There are several things to consider when you are about to retire. As a teacher, the DROP program can add to the level of uncertainty about your retirement plan.
Like many other educators, you have probably attended several seminar and events that bombard you with options for your retirement. We hope to be the voice through the noise.
Your credit union can help you execute a plan and take steps that help you to develop a comprehensive retirement strategy based on your needs. We have compiled some of the common questions many teachers have about their DROP program options. Let’s start with the basics:
The DROP program stands for Deferred Retirement Option Plan. It is a program that was designed to provide you with an alternative method of payment for your retirement benefits for a limited and selective period. Florida offers a DROP program to its teachers. Once you reach normal retirement age, you have the option to begin participating in DROP.
Eligibility for DROP is based on a variety of factors. The most common are that you be 62 years of age or have 30 years of service. If you meet the requirements you can participate in the program for five years.
Additionally, DROP allows you to continue employment as a teacher all while receiving many retirement benefits. However, instead of receiving monthly pension payments, those payments accumulate in a Florida Retirement System (FRS) Pension Plan or Teacher’s Retirement System (TRS) trust fund. Upon your retirement, you receive the funds in that account in a lump sum payment and begin receiving normal monthly pension payments. But, as with any retirement plan, there are exceptions and restrictions.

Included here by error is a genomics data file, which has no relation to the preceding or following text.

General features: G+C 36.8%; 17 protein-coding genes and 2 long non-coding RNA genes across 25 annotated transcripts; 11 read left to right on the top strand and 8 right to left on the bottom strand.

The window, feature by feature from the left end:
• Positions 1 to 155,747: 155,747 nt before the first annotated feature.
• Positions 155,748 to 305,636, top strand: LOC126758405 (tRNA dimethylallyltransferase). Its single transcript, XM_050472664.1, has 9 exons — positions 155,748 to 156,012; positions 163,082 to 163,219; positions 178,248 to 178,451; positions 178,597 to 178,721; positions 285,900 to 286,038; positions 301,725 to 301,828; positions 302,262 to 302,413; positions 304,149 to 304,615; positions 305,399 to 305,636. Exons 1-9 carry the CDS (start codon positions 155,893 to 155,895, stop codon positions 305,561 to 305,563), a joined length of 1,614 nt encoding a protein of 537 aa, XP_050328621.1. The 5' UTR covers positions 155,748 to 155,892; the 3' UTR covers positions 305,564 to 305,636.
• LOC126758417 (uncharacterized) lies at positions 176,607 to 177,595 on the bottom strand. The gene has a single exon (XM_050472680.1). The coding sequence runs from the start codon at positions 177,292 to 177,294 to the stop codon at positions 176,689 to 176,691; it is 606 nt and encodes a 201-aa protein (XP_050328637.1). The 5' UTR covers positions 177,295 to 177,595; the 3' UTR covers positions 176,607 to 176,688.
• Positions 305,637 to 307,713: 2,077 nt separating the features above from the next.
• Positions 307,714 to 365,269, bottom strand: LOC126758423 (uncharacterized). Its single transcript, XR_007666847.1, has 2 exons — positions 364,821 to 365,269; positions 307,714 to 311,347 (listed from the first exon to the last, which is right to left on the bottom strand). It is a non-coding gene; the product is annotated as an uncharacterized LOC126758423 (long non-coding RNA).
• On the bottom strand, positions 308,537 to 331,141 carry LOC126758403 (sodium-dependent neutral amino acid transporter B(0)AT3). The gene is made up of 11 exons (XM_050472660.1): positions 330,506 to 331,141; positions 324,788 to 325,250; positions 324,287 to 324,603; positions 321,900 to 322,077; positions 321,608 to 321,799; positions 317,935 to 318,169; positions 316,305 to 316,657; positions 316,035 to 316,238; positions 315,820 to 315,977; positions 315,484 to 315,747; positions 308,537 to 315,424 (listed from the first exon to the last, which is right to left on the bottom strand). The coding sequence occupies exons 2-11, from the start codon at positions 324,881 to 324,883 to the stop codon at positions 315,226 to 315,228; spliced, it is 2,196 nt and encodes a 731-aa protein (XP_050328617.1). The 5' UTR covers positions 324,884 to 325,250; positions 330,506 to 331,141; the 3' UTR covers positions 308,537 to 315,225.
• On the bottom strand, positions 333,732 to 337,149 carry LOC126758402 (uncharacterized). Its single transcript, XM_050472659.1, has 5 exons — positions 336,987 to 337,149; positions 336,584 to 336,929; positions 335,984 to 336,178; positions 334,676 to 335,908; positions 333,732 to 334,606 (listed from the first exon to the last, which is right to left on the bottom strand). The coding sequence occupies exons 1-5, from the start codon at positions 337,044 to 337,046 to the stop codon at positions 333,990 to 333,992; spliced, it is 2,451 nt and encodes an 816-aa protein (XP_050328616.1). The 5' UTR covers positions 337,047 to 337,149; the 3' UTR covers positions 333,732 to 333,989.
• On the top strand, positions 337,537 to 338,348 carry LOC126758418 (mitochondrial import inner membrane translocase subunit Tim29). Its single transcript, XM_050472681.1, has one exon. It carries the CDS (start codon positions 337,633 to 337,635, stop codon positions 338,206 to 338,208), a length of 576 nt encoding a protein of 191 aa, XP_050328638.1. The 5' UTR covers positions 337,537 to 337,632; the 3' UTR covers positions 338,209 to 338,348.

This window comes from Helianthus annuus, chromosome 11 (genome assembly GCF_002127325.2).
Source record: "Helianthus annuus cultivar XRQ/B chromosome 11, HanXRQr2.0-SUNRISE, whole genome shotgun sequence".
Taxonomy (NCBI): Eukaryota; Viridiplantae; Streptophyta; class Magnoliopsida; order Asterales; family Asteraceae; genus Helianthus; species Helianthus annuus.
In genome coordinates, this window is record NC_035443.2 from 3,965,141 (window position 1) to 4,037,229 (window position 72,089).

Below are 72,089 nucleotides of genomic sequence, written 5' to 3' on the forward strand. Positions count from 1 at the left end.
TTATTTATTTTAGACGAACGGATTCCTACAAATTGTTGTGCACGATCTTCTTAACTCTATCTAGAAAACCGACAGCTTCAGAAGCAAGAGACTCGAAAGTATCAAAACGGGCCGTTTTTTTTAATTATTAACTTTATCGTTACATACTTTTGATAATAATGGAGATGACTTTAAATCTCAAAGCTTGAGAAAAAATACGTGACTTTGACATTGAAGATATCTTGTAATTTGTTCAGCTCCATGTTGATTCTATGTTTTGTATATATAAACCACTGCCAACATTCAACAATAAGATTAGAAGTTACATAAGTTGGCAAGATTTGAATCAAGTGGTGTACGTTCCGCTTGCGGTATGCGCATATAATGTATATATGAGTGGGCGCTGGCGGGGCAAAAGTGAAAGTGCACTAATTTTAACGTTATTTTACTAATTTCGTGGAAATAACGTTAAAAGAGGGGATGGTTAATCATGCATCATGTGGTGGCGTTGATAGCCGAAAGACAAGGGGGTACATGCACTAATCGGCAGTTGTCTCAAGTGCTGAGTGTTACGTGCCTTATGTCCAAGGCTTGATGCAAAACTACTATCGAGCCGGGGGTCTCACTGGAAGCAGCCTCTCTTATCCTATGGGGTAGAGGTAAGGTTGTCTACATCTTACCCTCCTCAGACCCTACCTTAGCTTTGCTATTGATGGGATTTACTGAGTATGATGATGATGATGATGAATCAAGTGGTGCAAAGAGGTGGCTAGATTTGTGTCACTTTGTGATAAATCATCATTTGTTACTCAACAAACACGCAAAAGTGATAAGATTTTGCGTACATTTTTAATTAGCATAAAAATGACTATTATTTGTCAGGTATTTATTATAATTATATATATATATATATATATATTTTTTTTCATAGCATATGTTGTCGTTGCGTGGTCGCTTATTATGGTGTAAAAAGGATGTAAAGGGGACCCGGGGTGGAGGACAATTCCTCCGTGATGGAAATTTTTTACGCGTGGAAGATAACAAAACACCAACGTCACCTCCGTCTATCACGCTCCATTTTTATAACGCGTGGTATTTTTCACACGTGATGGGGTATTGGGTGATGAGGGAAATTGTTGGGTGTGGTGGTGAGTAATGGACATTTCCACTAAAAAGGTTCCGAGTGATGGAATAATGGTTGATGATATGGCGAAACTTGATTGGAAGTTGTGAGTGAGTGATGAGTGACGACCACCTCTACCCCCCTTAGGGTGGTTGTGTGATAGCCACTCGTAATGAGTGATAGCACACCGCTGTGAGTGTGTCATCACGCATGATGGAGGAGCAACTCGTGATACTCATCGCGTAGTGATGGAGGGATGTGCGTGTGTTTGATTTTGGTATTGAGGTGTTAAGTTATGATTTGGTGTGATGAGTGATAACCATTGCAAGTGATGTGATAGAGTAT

Since your money cannot be held in the DROP account, teachers are given some options. These include deferred compensation and taking a lump sum distribution and rolling the money into a Rollover IRA. In the case of the lump sum distribution, the entire amount will count as income for that year and you will be required to pay income taxes on the entire amount. This can prompt a significant tax hit. If you roll the money over into deferred compensation or an IRA, you can continue to defer the taxes and invest the funds. Whether you use your deferred compensation plan or an IRA will depend on several things; including your age, how much flexibility you want with your investments, professional management and the actual types of retirement investments you wish to consider.
This is a question that is unique for each and every teacher. As you prepare to retire there will be many options presented to you, but many teachers are unaware of the financial planning services that their credit union can offer.
From longer life expectancies to fewer employers offering traditional pension plans, it’s wise to start taking a hands-on approach to your retirement. You can talk with your local credit union about retirement savings verticals, including IRAs and Roth IRAs.
Furthermore, your credit union can help you determine whether it is wise to enter a DROP Program or wait. They can also help you navigate your options when you leave a DROP program.
Through Achieva Wealth Advisors, we provide a variety of investment options that can be tailored to your retirement planning objectives. We specialize in helping members with Florida’s Deferred Retirement Option Program (DROP). If you are an eligible FRS Pension Plan member, you can roll over your DROP funds into one of several qualified options. DROP gives you the security of a monthly retirement check combined with an extra pot of money that you can control with a direct rollover.
Deferred Retirement Option Program. Tallahassee, FL: Florida Department of Management Services, 2014. Web.
“Department of Management Services.” Deferred Retirement Option Program (DROP) / Members / Retirement / Workforce Operations / Florida. N.p., n.d. Web.
“Teaching CERTIFICATION.COM Making the Process Easy…” Florida Teaching Salaries and Benefits. N.p., n.d. Web.
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